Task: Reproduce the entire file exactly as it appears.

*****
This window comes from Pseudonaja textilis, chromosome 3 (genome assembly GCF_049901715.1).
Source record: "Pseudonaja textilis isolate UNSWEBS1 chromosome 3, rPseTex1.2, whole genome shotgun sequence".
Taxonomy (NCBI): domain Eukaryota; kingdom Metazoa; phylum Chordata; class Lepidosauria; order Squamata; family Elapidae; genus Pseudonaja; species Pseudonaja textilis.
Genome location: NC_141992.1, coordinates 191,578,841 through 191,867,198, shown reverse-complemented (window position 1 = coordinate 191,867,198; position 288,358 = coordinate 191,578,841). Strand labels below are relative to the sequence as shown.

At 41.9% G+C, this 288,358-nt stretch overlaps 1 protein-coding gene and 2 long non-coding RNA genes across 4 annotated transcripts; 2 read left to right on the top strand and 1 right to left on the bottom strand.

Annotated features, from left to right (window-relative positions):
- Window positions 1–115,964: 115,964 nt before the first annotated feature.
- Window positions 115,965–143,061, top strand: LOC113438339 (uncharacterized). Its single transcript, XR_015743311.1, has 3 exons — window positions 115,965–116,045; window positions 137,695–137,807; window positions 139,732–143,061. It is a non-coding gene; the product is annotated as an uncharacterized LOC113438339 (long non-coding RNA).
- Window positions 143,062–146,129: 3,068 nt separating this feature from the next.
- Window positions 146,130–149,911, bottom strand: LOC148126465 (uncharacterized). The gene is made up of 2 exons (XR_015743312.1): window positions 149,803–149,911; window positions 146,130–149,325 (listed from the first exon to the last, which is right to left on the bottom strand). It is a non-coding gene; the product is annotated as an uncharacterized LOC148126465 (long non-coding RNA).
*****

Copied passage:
This window comes from Pseudonaja textilis, chromosome 3 (genome assembly GCF_049901715.1).
Source record: "Pseudonaja textilis isolate UNSWEBS1 chromosome 3, rPseTex1.2, whole genome shotgun sequence".
Taxonomy (NCBI): domain Eukaryota; kingdom Metazoa; phylum Chordata; class Lepidosauria; order Squamata; family Elapidae; genus Pseudonaja; species Pseudonaja textilis.
Genome location: NC_141992.1, coordinates 191,578,841 through 191,867,198, shown reverse-complemented (window position 1 = coordinate 191,867,198; position 288,358 = coordinate 191,578,841). Strand labels below are relative to the sequence as shown.

At 41.9% G+C, this 288,358-nt stretch overlaps 1 protein-coding gene and 2 long non-coding RNA genes across 4 annotated transcripts; 2 read left to right on the top strand and 1 right to left on the bottom strand.

Annotated features, from left to right (window-relative positions):
- Window positions 1–115,964: 115,964 nt before the first annotated feature.
- Window positions 115,965–143,061, top strand: LOC113438339 (uncharacterized). Its single transcript, XR_015743311.1, has 3 exons — window positions 115,965–116,045; window positions 137,695–137,807; window positions 139,732–143,061. It is a non-coding gene; the product is annotated as an uncharacterized LOC113438339 (long non-coding RNA).
- Window positions 143,062–146,129: 3,068 nt separating this feature from the next.
- Window positions 146,130–149,911, bottom strand: LOC148126465 (uncharacterized). The gene is made up of 2 exons (XR_015743312.1): window positions 149,803–149,911; window positions 146,130–149,325 (listed from the first exon to the last, which is right to left on the bottom strand). It is a non-coding gene; the product is annotated as an uncharacterized LOC148126465 (long non-coding RNA).